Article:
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Your personal underwater drone

Use your smartphone to control the underwater drone… Image credit: Chasing

In May 2019 I posted a news on Gladius Mini, an underwater drone targeting the mass market at a price point around 1,400$ US, The same company is now pushing the envelope with a smaller model, Dory, they plan to offer at a 500$ price point hoping to hook a much broader market. The appeal lies both in the much lower price and in the smaller form factor with only one equipment needing charging, the drone itself that powers the wifi buoy it is tethered making for easier charging.

For a full review, and comparison with its pricey sibling, take a look at the clip.

The company has opened a Kickstarter campaign that was going really well at the time I took a look. They were aiming for a 27,000$ goal and they had already received pledges for over 133,000$.

Apart from being an engaging gadget for people liking the undersea world it extends our each to the liquid element and the company in its advertisement explicitly mention the seamless connectivity to social networks. You can take HD video and still photos that can be uploaded to the smartphone phone and from there post them to the world.

It is also interesting to see that the smartphone has become the usual control device for drones, aerial as well as underwater (in this latter case there is the need for a buoy acting as wifi bridge since WiFi signal cannot go under water).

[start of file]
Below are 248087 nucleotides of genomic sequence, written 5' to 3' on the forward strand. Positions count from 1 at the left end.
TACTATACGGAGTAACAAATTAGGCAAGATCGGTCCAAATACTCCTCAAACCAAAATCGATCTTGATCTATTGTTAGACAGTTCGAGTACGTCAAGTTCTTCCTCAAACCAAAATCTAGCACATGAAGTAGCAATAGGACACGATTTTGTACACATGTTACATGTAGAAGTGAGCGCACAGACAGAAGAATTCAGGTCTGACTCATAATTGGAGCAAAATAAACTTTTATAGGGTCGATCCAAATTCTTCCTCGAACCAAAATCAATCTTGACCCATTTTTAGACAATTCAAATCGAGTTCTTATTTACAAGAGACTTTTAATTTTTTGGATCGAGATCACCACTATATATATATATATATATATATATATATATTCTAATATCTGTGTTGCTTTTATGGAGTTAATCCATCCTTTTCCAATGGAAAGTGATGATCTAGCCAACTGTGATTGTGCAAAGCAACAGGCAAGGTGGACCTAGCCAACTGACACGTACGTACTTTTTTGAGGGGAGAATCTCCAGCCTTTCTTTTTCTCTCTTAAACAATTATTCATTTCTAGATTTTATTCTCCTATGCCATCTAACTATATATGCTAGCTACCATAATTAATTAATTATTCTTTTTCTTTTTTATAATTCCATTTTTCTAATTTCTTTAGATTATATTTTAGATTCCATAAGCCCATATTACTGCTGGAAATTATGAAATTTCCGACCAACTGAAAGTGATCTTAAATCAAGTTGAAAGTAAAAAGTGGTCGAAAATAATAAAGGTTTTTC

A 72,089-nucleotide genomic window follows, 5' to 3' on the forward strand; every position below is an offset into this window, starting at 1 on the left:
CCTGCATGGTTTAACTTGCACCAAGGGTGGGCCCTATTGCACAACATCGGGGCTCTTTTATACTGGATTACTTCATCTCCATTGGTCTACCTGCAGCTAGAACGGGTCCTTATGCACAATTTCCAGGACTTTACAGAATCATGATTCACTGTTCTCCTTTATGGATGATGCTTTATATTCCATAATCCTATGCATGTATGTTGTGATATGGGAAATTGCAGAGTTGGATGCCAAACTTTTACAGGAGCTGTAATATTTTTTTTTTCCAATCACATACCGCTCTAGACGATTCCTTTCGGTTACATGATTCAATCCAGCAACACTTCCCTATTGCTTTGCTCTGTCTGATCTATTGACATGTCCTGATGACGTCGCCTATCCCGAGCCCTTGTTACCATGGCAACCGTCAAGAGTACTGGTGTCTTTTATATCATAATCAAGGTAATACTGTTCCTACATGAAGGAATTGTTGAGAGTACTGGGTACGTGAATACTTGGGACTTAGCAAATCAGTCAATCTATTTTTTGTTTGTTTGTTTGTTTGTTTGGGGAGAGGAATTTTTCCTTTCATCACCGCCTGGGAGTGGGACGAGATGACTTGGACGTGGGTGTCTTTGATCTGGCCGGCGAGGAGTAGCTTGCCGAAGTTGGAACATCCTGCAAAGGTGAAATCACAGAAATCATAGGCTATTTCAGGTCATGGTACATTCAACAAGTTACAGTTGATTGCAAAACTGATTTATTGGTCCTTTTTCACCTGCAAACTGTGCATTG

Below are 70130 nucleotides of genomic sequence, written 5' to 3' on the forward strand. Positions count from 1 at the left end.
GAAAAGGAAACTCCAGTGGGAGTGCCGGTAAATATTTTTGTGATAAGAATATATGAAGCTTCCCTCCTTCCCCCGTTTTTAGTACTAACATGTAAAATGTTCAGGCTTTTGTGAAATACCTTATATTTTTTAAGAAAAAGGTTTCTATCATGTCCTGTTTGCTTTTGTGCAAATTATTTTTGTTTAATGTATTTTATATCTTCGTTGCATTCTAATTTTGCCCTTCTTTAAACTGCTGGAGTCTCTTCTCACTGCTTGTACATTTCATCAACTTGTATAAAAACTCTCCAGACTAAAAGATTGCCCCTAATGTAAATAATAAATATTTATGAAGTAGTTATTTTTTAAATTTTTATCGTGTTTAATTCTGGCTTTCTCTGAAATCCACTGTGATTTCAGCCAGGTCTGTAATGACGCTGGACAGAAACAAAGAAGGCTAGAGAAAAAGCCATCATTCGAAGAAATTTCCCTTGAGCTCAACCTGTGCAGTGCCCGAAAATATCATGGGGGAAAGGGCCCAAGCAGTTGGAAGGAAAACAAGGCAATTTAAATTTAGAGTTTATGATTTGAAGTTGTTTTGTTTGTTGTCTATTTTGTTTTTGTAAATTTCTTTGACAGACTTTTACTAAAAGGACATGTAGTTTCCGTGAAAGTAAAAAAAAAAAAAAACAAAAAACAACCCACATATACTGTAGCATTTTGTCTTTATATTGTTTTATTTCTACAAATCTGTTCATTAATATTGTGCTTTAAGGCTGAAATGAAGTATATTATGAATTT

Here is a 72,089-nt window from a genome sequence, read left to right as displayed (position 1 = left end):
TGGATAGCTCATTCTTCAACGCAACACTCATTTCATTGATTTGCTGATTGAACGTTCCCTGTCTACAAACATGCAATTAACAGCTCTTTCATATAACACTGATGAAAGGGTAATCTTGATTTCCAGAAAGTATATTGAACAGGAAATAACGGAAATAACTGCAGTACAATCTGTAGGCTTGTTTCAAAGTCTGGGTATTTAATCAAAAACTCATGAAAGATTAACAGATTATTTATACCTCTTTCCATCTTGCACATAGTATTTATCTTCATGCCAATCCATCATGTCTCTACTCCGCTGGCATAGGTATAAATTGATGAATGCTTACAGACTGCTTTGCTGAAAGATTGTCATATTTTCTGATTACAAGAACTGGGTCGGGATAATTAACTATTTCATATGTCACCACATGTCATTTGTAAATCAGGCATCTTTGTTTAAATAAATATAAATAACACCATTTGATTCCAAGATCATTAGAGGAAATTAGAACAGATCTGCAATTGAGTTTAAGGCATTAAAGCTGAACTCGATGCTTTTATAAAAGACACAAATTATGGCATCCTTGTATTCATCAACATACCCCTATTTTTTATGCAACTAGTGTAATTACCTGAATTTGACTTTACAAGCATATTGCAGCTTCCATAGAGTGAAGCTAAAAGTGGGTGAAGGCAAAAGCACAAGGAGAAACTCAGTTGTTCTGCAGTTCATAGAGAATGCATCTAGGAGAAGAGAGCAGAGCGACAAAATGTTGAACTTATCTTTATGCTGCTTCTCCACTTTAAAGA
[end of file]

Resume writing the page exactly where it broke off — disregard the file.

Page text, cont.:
The Dory does not seem to have any autonomous spirit, it is completely controlled via the smartphone. On its screen you can see what the drone camera sees and decide how to move it around. It has control feedback that makes steering quite easy. As an example you can decide to have it hovering (can you hover underwater?) in front of a coral reef or a school of fish and Dory will take care of counterbalancing currents to effectively stand still in that position.

About Roberto Saracco

Roberto Saracco fell in love with technology and its implications long time ago. His background is in math and computer science. Until April 2017 he led the EIT Digital Italian Node and then was head of the Industrial Doctoral School of EIT Digital up to September 2018. Previously, up to December 2011 he was the Director of the Telecom Italia Future Centre in Venice, looking at the interplay of technology evolution, economics and society. At the turn of the century he led a World Bank-Infodev project to stimulate entrepreneurship in Latin America. He is a senior member of IEEE where he leads the Industry Advisory Board within the Future Directions Committee and co-chairs the Digital Reality Initiative. He teaches a Master course on Technology Forecasting and Market impact at the University of Trento. He has published over 100 papers in journals and magazines and 14 books.